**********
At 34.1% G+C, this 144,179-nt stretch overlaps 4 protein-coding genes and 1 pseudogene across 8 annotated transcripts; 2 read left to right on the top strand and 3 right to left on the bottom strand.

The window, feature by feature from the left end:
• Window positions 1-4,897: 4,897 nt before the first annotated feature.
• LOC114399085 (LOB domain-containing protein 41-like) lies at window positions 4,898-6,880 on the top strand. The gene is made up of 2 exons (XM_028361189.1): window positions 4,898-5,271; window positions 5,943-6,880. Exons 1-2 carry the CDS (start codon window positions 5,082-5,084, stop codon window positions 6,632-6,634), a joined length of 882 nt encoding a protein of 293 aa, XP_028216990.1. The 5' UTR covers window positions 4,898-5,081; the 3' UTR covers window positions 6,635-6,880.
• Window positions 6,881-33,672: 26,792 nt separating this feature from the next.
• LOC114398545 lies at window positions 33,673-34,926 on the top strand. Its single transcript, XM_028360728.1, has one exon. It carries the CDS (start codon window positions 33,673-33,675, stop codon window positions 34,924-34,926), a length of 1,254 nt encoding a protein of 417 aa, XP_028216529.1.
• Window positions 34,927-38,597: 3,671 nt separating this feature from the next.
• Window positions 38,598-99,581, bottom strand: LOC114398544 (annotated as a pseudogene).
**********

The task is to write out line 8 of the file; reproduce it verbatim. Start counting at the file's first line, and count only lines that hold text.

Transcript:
• Window positions 38,598-99,581, bottom strand: LOC114398544 (annotated as a pseudogene).